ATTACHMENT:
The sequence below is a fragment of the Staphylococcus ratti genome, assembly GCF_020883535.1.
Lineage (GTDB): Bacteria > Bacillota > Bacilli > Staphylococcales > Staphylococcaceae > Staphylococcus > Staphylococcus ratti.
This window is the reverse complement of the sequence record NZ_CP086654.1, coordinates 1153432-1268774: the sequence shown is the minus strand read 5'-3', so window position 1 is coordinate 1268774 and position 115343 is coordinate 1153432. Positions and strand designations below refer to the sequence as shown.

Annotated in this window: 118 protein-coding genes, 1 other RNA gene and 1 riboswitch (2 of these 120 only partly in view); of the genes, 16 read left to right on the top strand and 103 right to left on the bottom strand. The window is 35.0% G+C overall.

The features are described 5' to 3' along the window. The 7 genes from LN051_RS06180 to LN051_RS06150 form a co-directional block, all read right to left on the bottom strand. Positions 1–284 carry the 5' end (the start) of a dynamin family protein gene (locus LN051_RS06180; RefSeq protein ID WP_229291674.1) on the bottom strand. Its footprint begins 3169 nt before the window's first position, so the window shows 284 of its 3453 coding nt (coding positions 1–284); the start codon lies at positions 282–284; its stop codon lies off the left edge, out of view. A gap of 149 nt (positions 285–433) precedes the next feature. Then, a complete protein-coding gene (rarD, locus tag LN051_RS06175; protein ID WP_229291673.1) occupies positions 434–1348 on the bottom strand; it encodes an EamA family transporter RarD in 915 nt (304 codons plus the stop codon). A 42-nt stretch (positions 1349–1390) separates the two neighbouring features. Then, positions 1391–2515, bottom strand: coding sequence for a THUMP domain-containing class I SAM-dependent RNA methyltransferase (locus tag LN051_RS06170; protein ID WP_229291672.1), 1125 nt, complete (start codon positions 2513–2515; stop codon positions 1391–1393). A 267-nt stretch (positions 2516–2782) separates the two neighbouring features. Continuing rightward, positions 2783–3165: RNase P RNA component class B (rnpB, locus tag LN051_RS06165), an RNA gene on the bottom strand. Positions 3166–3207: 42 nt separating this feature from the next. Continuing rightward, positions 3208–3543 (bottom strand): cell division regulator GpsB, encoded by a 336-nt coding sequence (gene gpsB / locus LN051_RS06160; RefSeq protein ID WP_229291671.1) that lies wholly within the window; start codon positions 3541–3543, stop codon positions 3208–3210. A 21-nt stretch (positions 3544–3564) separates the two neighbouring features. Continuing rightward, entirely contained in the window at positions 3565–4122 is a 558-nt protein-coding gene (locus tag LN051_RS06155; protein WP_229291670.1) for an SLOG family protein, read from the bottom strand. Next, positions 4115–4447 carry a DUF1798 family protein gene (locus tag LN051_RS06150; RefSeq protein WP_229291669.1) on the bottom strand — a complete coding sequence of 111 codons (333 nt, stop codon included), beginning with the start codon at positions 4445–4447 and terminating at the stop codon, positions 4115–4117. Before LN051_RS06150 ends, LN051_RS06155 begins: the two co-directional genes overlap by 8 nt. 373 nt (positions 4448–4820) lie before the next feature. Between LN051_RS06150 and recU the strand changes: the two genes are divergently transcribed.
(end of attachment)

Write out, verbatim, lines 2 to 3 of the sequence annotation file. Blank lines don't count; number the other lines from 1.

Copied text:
Lineage (GTDB): Bacteria > Bacillota > Bacilli > Staphylococcales > Staphylococcaceae > Staphylococcus > Staphylococcus ratti.
This window is the reverse complement of the sequence record NZ_CP086654.1, coordinates 1153432-1268774: the sequence shown is the minus strand read 5'-3', so window position 1 is coordinate 1268774 and position 115343 is coordinate 1153432. Positions and strand designations below refer to the sequence as shown.